I have to admit I’m not a great housekeeper. There are plenty of chores I’m fine with. I love to cook and I’m okay about cleaning up the dirty dishes afterwards, I don’t mind laundry, I do the vast majority of the grocery shopping. But when it comes to tidying and cleaning I fall short. Part of the problem is that hubby and I are both collectors of stuff. We’re not as bad as the people you see on Hoarders, but we do have a lot of books, magazines, mail, gadgets, etc lying about, plus all the kids toys. At the end of a long day of work I’m bad about tidying up my own stuff, let alone pushing the kids to tidy theirs.

My mom was very similar to me in terms of housework. I grew up in a house that had a lived-in look about it. It wasn’t dirty, but it was definitely cluttered. Ours is the same…I do clean the house fairly regularly, especially the kitchen, bathrooms, and diningroom floor, so it’s clean. But there’s always something a tad chaotic about our living space.

My grandmother, however, was very much a neat freak, and my mother’s laid-back attitude to cleaning was partially a reaction to the strictness of her mom. To my mom (and to me) there are so many more important things to concentrate our energy and attention on.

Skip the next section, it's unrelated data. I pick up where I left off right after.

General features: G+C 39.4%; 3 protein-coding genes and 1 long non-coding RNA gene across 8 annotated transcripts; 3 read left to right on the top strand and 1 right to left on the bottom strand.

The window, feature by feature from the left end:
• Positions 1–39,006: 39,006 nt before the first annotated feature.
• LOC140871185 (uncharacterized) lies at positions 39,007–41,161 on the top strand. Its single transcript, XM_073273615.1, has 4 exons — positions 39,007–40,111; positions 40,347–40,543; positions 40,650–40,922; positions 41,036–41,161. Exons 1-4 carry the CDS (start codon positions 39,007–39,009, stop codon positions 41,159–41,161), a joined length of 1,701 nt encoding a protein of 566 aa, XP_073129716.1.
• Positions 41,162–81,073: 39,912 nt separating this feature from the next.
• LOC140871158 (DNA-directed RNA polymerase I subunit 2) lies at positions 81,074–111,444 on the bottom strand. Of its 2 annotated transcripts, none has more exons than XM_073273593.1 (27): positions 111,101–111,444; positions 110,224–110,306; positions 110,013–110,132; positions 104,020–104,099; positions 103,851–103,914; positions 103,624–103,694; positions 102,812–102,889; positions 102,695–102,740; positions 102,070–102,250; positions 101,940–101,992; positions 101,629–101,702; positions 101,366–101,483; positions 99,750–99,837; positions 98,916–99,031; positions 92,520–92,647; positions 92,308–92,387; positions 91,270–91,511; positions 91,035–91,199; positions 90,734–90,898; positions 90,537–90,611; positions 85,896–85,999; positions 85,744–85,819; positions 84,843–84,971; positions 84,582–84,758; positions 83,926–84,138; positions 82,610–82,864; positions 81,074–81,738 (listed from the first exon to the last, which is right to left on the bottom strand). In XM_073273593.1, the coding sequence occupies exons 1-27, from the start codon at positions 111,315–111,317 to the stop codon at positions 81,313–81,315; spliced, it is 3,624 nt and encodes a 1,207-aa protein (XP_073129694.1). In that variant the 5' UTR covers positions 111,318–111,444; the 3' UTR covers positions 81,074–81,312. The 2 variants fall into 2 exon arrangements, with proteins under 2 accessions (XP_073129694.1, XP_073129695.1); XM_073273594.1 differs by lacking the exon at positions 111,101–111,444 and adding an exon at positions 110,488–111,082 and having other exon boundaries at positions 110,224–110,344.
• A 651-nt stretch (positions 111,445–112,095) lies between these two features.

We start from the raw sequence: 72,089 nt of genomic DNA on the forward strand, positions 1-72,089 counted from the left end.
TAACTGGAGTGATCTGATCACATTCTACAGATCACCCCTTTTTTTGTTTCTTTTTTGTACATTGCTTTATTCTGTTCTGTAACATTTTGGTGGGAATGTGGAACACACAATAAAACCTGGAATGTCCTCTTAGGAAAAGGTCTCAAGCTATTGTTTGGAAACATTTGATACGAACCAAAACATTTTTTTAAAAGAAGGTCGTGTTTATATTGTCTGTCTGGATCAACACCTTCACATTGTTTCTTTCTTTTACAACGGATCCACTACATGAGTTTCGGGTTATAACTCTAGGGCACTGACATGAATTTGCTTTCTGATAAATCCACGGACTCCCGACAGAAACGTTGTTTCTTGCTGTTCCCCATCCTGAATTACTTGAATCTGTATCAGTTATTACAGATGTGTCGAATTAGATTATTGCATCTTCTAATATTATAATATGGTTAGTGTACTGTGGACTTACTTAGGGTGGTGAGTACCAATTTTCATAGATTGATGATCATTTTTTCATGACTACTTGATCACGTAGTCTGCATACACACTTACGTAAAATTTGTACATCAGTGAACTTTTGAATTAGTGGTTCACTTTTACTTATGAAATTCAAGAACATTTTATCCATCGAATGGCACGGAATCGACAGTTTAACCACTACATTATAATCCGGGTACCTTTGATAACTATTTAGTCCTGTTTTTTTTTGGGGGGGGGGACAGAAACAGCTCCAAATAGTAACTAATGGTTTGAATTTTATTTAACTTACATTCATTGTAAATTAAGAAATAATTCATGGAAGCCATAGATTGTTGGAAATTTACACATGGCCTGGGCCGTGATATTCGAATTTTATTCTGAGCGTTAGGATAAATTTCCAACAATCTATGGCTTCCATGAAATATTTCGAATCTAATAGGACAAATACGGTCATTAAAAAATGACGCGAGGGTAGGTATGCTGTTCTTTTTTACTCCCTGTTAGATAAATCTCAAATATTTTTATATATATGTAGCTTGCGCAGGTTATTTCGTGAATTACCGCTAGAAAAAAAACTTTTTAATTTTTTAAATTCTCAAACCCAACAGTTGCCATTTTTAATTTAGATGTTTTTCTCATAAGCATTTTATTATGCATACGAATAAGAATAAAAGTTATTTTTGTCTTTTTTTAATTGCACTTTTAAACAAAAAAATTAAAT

I do laugh when I go to friends’ houses and they apologize for the mess…then I look around and realize their “mess” is how our house looks when it’s clean. And occasionally I do feel embarrassed when people pop over unexpectedly and see the chaos that is our home. I love when I know we have guests coming because that gives me the incentive I need to buckle down and get cleaning. I suspect the kids will be the same as me. It’s much easier to get them to tidy when they know people are coming over.

On the other hand, the kids (age 3 and 6) actually seem to want to do a few chores, so I do have them help clean the table after dinner, sort socks when I do laundry, and tidy their own rooms. At least it’s a start.